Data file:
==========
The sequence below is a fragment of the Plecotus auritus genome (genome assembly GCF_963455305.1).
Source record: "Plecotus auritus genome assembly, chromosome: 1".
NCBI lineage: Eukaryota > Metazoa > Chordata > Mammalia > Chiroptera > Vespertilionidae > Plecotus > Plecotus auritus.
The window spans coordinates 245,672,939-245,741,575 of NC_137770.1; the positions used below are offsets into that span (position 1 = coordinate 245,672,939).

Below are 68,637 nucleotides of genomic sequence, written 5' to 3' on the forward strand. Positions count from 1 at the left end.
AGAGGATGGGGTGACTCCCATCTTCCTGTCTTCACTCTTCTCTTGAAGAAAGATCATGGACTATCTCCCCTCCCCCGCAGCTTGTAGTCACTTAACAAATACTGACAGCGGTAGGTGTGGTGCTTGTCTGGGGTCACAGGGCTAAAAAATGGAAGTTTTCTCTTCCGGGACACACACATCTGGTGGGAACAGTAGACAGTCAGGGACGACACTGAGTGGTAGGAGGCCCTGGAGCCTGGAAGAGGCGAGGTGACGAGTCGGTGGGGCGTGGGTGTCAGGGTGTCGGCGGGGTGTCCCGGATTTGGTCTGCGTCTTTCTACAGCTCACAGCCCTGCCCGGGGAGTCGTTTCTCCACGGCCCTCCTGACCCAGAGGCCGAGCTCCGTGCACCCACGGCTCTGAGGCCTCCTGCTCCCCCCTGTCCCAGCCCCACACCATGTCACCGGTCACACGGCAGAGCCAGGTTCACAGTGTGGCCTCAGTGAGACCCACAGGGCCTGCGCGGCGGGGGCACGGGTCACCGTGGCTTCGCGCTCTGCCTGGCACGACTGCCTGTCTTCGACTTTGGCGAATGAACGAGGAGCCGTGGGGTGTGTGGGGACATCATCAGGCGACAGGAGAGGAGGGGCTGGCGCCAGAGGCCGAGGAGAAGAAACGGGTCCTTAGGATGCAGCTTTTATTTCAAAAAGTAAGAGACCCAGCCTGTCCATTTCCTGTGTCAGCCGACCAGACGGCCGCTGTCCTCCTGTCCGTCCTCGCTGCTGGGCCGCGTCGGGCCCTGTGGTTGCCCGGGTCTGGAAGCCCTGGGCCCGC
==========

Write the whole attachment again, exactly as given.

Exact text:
The sequence below is a fragment of the Plecotus auritus genome (genome assembly GCF_963455305.1).
Source record: "Plecotus auritus genome assembly, chromosome: 1".
NCBI lineage: Eukaryota > Metazoa > Chordata > Mammalia > Chiroptera > Vespertilionidae > Plecotus > Plecotus auritus.
The window spans coordinates 245,672,939-245,741,575 of NC_137770.1; the positions used below are offsets into that span (position 1 = coordinate 245,672,939).

Below are 68,637 nucleotides of genomic sequence, written 5' to 3' on the forward strand. Positions count from 1 at the left end.
AGAGGATGGGGTGACTCCCATCTTCCTGTCTTCACTCTTCTCTTGAAGAAAGATCATGGACTATCTCCCCTCCCCCGCAGCTTGTAGTCACTTAACAAATACTGACAGCGGTAGGTGTGGTGCTTGTCTGGGGTCACAGGGCTAAAAAATGGAAGTTTTCTCTTCCGGGACACACACATCTGGTGGGAACAGTAGACAGTCAGGGACGACACTGAGTGGTAGGAGGCCCTGGAGCCTGGAAGAGGCGAGGTGACGAGTCGGTGGGGCGTGGGTGTCAGGGTGTCGGCGGGGTGTCCCGGATTTGGTCTGCGTCTTTCTACAGCTCACAGCCCTGCCCGGGGAGTCGTTTCTCCACGGCCCTCCTGACCCAGAGGCCGAGCTCCGTGCACCCACGGCTCTGAGGCCTCCTGCTCCCCCCTGTCCCAGCCCCACACCATGTCACCGGTCACACGGCAGAGCCAGGTTCACAGTGTGGCCTCAGTGAGACCCACAGGGCCTGCGCGGCGGGGGCACGGGTCACCGTGGCTTCGCGCTCTGCCTGGCACGACTGCCTGTCTTCGACTTTGGCGAATGAACGAGGAGCCGTGGGGTGTGTGGGGACATCATCAGGCGACAGGAGAGGAGGGGCTGGCGCCAGAGGCCGAGGAGAAGAAACGGGTCCTTAGGATGCAGCTTTTATTTCAAAAAGTAAGAGACCCAGCCTGTCCATTTCCTGTGTCAGCCGACCAGACGGCCGCTGTCCTCCTGTCCGTCCTCGCTGCTGGGCCGCGTCGGGCCCTGTGGTTGCCCGGGTCTGGAAGCCCTGGGCCCGC